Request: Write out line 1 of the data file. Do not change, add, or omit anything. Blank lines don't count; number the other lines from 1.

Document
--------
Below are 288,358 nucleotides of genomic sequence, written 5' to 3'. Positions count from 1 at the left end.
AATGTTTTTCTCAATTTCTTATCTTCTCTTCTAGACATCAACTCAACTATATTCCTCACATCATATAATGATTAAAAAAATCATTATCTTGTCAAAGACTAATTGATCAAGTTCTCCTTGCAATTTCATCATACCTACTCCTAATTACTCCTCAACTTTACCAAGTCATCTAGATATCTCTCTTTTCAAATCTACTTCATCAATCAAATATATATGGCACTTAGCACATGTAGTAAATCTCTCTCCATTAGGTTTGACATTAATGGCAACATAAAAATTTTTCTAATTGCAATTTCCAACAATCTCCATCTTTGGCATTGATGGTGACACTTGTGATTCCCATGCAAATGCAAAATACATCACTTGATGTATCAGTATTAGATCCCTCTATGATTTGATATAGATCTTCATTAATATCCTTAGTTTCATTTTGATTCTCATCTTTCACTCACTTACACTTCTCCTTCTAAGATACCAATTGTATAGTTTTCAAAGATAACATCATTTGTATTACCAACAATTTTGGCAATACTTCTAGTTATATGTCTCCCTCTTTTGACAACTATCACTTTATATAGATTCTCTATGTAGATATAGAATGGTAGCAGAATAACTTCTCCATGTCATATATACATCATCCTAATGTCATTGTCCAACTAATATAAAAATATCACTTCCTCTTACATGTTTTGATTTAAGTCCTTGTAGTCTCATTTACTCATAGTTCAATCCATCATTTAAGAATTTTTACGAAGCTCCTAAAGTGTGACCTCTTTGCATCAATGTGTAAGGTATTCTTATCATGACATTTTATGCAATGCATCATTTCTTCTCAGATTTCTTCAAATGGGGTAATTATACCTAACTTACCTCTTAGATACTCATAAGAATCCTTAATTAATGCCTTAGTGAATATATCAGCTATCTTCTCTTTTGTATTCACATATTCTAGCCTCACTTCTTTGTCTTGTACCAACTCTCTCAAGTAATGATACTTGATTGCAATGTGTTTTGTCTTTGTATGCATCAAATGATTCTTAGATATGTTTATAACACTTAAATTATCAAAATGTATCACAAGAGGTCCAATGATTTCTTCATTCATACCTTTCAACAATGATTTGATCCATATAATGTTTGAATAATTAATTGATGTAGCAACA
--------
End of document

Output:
Below are 288,358 nucleotides of genomic sequence, written 5' to 3'. Positions count from 1 at the left end.